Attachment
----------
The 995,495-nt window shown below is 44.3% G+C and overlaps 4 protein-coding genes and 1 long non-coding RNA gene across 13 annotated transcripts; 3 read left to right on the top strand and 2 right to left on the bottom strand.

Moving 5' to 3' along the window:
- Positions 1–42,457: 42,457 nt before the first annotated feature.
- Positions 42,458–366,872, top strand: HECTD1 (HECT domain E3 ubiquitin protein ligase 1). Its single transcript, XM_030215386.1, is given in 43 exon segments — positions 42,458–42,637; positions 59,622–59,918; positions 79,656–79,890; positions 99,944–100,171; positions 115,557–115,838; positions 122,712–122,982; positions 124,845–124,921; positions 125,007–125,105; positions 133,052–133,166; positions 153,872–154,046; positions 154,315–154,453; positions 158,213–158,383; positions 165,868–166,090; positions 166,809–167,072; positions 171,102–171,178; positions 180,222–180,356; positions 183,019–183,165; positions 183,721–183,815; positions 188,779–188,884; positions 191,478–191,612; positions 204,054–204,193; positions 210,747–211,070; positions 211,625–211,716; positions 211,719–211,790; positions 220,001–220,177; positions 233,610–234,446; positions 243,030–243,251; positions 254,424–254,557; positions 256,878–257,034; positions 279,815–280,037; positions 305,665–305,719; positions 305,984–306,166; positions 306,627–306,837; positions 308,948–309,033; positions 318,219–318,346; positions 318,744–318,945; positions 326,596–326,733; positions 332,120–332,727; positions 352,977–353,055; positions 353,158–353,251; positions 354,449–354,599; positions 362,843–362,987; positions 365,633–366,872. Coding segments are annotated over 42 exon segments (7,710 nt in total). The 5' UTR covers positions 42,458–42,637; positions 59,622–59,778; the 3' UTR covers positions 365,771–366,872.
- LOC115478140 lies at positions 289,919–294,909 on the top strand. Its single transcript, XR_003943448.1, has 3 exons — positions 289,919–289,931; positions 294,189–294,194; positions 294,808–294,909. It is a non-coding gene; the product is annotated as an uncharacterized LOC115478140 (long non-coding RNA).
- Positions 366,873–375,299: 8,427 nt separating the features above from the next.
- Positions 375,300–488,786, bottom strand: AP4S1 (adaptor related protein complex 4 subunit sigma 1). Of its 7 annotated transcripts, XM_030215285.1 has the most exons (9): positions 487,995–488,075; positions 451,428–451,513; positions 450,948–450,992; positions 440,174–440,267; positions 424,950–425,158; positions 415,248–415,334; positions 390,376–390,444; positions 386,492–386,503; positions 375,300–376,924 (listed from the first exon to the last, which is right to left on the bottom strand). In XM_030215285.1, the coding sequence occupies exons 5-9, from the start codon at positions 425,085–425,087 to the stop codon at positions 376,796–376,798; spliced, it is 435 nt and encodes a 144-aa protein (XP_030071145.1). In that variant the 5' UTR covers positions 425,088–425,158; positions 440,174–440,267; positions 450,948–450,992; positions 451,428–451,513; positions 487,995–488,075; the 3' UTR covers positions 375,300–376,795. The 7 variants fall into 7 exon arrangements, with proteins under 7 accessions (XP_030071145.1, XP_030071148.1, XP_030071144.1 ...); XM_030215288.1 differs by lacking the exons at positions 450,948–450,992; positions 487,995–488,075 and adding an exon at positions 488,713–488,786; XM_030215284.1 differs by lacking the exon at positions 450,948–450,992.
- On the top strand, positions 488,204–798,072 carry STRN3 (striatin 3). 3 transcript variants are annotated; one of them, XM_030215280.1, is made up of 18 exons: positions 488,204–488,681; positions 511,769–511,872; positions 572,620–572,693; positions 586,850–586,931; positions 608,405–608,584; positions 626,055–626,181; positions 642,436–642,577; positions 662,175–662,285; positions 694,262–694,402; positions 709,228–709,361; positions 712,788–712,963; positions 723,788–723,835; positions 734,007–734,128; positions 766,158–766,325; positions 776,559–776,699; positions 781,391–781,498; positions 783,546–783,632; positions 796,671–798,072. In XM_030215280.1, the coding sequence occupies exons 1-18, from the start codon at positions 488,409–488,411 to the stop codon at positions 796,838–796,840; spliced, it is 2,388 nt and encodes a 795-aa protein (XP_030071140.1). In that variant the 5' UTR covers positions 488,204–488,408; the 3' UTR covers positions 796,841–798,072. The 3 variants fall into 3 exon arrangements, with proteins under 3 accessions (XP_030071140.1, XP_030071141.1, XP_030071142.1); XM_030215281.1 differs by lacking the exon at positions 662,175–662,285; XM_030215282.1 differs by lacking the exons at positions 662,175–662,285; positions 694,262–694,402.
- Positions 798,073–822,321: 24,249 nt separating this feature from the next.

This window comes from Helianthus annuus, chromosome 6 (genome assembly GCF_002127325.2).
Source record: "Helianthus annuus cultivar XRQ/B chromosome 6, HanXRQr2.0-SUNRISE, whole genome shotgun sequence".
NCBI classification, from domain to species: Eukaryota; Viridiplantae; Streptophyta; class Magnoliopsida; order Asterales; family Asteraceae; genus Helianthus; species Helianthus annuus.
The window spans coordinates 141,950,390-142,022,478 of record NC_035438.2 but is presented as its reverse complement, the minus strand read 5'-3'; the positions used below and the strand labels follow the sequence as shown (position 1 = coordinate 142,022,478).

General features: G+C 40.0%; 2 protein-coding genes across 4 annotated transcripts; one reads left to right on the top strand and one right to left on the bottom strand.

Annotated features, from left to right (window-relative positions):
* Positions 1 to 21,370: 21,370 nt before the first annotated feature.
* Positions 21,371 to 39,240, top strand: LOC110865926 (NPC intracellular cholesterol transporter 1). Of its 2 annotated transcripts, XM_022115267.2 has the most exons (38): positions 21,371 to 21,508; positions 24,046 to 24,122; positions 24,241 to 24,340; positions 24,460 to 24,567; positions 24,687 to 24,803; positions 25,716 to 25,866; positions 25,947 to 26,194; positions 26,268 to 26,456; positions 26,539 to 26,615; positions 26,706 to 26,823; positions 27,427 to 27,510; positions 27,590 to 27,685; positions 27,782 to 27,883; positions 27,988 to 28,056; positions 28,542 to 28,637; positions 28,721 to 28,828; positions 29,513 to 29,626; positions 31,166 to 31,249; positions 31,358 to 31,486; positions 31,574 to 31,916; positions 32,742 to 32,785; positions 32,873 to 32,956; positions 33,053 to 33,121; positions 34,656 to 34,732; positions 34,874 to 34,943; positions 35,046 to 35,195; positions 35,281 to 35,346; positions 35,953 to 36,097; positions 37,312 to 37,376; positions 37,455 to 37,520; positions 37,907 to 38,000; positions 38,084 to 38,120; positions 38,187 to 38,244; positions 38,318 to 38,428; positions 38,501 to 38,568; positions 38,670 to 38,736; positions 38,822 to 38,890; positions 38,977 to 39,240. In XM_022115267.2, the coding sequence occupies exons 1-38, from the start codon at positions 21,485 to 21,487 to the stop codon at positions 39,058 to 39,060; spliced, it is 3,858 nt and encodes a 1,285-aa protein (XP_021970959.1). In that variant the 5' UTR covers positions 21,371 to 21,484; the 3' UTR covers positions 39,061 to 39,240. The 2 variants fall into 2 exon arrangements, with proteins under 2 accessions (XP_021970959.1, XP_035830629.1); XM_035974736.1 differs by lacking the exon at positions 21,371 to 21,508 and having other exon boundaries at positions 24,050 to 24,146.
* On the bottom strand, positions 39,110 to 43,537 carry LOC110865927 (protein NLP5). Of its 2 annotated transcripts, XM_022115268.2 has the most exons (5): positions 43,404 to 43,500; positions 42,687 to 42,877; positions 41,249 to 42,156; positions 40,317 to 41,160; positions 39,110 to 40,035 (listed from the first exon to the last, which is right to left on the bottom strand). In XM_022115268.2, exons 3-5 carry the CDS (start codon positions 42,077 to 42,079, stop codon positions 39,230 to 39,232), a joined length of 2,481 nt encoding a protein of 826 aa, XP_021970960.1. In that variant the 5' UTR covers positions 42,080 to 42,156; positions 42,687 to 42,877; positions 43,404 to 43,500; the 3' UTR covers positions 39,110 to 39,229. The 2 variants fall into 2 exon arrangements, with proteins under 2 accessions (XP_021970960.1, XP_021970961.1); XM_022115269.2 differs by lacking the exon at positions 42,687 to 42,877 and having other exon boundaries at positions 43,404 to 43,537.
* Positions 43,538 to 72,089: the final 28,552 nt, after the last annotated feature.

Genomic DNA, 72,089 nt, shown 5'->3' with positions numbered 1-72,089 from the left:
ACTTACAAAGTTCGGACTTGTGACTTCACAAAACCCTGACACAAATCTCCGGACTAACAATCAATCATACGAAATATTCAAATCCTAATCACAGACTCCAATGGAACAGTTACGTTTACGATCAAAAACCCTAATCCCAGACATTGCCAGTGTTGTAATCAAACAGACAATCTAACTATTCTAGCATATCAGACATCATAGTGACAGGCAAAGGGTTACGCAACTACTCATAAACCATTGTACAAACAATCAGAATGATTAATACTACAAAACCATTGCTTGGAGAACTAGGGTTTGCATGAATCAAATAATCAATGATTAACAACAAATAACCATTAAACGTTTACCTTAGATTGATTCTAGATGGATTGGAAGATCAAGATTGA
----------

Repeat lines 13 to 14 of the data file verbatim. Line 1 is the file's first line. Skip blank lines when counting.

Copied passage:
The window spans coordinates 141,950,390-142,022,478 of record NC_035438.2 but is presented as its reverse complement, the minus strand read 5'-3'; the positions used below and the strand labels follow the sequence as shown (position 1 = coordinate 142,022,478).

General features: G+C 40.0%; 2 protein-coding genes across 4 annotated transcripts; one reads left to right on the top strand and one right to left on the bottom strand.